the entire universe, just portions of the
universe, and not for all time, either.

This minority solution amounts to a
rejection of the second law of thermodynamics,
or, at the very least, arguing
that it does not universally apply,
or that energy can spontaneously
appear in amounts so tiny that we
don’t notice. Of course, there is no evidence
for this. Science is supposed to
be based upon evidence. Furthermore,
one must then ask what other physical
laws are not universal. The uniformity
of physical laws is a foundation of science,
so abandoning it amounts to an
abandonment of science.

That brings us back to what the
majority of scientists today believe—that
the universe had a beginning, such
as the big bang 13.8 billion years ago.
But, as we have seen, this would violate
the first law of thermodynamics.

Theoretical physicists have dreamed
up elaborate ideas to explain how the
universe could have come into existence
without violating the conservation
of energy. These approaches rely
upon questionable interpretations of
quantum mechanics and speculative
ideas about physics, for which there
is absolutely no empirical evidence.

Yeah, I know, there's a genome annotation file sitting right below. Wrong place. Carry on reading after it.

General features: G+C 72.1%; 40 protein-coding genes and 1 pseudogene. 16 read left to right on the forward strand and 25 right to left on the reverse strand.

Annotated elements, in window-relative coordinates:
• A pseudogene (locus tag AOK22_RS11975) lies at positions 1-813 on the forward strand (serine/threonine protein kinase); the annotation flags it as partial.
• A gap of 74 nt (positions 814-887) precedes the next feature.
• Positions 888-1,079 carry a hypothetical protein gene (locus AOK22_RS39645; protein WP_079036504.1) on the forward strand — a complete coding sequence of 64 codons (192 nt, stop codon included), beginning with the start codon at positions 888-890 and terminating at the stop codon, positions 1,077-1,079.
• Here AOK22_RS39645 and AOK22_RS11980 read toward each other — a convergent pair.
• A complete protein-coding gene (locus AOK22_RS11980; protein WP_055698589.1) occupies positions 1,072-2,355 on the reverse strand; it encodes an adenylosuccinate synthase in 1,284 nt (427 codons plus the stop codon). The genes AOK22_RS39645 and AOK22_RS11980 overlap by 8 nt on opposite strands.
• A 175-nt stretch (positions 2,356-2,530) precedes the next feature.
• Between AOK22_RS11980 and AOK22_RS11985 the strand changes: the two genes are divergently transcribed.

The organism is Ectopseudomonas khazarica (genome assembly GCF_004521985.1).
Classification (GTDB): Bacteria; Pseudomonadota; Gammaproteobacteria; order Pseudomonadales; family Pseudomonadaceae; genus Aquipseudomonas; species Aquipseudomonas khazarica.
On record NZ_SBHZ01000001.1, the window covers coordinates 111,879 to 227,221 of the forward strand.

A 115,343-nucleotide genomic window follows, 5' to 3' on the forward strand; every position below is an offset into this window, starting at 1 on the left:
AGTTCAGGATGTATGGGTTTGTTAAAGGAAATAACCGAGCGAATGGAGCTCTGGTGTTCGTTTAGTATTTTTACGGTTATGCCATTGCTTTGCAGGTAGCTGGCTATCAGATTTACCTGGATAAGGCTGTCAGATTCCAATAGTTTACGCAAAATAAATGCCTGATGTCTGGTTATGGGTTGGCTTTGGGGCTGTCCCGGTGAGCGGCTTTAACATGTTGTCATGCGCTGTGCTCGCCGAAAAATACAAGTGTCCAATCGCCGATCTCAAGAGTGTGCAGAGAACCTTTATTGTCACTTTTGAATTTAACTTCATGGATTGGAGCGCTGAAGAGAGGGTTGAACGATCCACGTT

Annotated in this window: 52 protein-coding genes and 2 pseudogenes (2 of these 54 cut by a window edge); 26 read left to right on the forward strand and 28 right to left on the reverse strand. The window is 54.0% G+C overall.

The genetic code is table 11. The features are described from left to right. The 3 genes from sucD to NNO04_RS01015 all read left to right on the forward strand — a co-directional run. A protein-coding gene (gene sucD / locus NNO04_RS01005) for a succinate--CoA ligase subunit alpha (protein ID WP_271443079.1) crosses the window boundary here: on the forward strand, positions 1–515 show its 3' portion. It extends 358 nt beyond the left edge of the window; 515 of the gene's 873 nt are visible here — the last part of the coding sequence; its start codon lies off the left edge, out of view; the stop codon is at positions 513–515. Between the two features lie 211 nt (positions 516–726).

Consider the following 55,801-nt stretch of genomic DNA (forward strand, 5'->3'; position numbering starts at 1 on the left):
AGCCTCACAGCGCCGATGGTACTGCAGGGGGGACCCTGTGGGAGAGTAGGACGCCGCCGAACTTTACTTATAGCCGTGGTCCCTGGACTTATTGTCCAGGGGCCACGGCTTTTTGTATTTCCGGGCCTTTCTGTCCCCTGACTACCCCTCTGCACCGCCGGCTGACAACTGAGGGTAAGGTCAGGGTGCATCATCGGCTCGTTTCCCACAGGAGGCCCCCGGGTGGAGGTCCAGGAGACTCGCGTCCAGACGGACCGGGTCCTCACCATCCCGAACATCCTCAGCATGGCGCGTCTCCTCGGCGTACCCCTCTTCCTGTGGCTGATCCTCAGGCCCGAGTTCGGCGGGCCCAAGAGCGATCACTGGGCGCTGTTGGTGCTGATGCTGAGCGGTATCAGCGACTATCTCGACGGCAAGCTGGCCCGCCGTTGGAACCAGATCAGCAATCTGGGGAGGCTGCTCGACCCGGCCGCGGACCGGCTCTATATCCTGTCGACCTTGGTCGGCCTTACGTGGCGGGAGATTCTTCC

Without any evidence, they are spun
into clever philosophical arguments
that contain no science. The fact that
scientists talk about these ideas, often
using scientific jargon, doesn’t make
philosophy science.

Since none of the answers secular
scientists offer for this dilemma are
scientifically tenable, perhaps the most
obvious conclusion is correct: the origin
of the universe cannot be explained
physically. If something does not have
a physical explanation, then by default
it has a metaphysical explanation.

But this possibility is anathema to
most scientists today. In their worldview,
the physical world is all that
exists, so there is no spiritual reality,
and there is no God. When faced with
a phenomenon that has no physical
explanation, their worldview does not
allow for the only other possibility.
Therefore, they must concoct a physical
explanation, even if that explanation
contradicts science.

One Big Miracle

What is the takeaway? Two very
well-established laws of science, when
applied to the indefinite past, lead
to a contradiction. Resolution of this
dilemma ultimately results in abandoning
either science or a physical explanation.
Something that has no physical
explanation could be called a miracle.

Creation certainly is miraculous,
but does a miracle contradict science?
Not according to early scientists, such
as Sir Isaac Newton. At one time,
the overwhelming majority of scientists
accepted creation. Science has
not proved them wrong. Rather, the
assumption of naturalism has eliminated
creation as a possibility in many
scientists’ minds.

Science, if properly understood, does
not preclude creation. In fact, the first
and second laws of thermodynamics
practically require it.

Dr. Danny R. Faulkner joined the staff
of Answers in Genesis after more than 26 years as professor of physics and
astronomy at the University of South Carolina Lancaster.
He has written numerous articles in astronomical journals,
and he is the author of Universe by Design.